“It’s quite amazing and I think the regulatory gap probably stems from the same historical misconceptions and misunderstandings that respiratory disease is transmitted through stale indoor air.
‘[It’s] really set us back.
“If we had been very clear from the start that this is getting through the air we breathe, I think we could have acted more decisively and there would be less confusion about what is needed to protect. the people.”
In the absence of government support, some GPs have sourced their own HEPA filters. (Picture: provided)
In her own practice, Dr Boulton has taken steps to ensure all staff are tested and has invested in HEPA filters. She says that with COVID-19 transmission now widespread, the need to protect staff is even more pressing.
“We need to keep our GP staff working so we can continue caring for COVID patients in the community, care for the increasing number of patients with non-COVID presentations, and continue to deploy COVID vaccines,” he said. she declared.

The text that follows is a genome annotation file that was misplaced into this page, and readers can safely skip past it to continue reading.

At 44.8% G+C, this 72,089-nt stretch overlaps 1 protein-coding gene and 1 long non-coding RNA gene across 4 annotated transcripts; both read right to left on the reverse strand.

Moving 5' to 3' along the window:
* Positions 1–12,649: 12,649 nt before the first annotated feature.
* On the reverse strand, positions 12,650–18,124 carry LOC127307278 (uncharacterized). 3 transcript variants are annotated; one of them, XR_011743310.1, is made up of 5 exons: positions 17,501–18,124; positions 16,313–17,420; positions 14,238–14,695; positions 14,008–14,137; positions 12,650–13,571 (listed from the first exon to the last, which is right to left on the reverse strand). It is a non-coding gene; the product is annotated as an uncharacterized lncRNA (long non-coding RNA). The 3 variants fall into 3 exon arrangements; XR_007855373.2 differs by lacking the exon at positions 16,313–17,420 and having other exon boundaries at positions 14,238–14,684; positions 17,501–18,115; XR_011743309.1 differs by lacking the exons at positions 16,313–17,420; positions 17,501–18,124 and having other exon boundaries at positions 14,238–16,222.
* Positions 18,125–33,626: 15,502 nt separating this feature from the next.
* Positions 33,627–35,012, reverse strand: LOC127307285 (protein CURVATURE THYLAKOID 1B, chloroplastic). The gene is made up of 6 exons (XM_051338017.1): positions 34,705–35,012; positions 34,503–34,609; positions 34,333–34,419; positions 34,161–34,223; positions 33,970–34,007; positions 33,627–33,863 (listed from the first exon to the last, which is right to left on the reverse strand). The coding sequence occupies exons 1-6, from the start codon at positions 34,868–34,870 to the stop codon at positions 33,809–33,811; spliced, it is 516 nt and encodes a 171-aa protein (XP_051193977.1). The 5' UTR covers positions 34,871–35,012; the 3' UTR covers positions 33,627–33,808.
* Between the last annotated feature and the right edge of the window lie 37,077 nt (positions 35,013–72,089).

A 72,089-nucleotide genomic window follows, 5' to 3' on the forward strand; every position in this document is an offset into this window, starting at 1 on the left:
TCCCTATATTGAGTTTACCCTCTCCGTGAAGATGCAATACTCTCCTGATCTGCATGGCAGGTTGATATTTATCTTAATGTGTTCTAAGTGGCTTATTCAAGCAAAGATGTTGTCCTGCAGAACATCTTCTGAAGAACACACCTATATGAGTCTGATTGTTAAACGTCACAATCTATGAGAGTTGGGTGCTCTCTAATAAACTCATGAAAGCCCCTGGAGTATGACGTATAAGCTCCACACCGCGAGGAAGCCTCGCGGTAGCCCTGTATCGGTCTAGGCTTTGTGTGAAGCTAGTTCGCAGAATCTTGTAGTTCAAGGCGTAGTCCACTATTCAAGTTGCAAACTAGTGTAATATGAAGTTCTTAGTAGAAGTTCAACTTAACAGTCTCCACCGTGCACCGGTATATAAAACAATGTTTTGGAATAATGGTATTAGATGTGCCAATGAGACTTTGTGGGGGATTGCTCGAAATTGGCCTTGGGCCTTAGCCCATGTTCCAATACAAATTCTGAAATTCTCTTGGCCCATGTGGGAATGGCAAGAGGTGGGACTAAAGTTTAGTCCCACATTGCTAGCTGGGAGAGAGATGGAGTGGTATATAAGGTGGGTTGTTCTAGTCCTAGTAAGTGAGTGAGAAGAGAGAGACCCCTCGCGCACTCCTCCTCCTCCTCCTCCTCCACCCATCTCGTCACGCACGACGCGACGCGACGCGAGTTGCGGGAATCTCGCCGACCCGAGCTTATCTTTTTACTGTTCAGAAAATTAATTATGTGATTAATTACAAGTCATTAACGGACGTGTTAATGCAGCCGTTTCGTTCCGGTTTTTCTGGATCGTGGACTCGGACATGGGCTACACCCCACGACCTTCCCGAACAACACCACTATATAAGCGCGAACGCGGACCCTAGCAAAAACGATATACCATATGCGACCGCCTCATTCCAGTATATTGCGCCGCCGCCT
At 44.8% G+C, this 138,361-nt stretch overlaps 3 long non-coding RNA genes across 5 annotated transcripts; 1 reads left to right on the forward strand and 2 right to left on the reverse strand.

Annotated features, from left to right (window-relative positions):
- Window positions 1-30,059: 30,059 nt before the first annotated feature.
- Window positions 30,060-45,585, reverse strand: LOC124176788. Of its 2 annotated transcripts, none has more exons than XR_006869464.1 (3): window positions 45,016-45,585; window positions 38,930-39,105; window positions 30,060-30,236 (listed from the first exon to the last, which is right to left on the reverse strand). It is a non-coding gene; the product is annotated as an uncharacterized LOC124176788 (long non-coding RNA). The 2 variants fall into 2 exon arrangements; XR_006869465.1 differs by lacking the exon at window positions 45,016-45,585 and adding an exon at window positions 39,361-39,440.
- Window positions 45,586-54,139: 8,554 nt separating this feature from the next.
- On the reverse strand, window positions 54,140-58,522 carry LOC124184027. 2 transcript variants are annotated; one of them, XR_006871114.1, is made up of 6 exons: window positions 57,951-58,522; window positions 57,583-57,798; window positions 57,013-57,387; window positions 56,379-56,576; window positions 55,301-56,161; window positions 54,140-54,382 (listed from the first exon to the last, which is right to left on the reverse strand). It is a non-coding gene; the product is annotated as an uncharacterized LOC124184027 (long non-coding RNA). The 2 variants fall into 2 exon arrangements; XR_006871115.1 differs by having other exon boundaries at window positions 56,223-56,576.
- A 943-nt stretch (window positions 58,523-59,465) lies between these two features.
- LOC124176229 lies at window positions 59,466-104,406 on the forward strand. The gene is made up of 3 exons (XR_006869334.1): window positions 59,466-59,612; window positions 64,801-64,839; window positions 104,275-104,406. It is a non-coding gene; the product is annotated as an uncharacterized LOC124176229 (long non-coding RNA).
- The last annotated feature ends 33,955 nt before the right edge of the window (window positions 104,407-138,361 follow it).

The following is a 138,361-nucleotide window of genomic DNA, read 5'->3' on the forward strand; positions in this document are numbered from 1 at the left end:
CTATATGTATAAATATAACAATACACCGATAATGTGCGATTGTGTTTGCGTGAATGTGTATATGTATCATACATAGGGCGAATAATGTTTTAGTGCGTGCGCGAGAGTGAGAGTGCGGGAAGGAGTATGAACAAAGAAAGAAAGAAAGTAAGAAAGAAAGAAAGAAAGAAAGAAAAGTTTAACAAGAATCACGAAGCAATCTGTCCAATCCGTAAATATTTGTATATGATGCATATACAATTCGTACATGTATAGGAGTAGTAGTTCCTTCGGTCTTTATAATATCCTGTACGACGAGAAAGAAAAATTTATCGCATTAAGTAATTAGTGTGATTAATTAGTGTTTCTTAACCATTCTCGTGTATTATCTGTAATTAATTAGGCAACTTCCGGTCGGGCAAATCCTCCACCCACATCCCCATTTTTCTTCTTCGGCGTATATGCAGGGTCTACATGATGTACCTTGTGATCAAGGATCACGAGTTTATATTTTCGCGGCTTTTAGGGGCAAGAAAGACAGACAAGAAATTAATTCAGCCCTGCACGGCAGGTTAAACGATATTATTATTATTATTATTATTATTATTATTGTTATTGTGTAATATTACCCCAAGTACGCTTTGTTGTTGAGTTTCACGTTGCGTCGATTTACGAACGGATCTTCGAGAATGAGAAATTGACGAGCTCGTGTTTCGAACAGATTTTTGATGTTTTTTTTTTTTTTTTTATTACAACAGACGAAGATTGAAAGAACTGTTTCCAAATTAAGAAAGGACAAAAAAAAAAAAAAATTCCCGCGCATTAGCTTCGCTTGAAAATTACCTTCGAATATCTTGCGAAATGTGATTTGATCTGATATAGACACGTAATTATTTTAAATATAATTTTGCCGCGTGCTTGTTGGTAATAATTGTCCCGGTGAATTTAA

But with most practices having no choice but to source privately, Dr Boulton says practices face the added challenge of competing with governments and wholesalers who have greater buying power, which which was a “long and costly” challenge.
“One of the N95 mask models that fits most of our staff is now impossible to find, [and] many of our suppliers are unable to deliver orders placed in December and have refunded us,” she said.
“That’s why I advocated for the government to use its logistics and purchasing power to resource general practice and facilitate fit testing. The same predictable problem plays out [out] with access to rapid antigen tests.
Dr. Joosten witnessed it first hand. Just a week after presenting the results of its research to Victoria’s Department of Health, the state government invested $190 million in the purchase of HEPA filters to equip classrooms.
Although PPE and filtration systems come at a cost, Dr. Joosten notes that these are much more practical options compared to rebuilding infrastructure around ventilation.
Dr Boulton agrees, but says practices need the support of all levels of government to be able to protect not just their staff, but also vulnerable patients.
“We need a long-term solution that will secure stocks of PPE for general Australian practice,” she said.
“GPs and GP staff are on the front line and continue to mobilize. Where would we be without them?’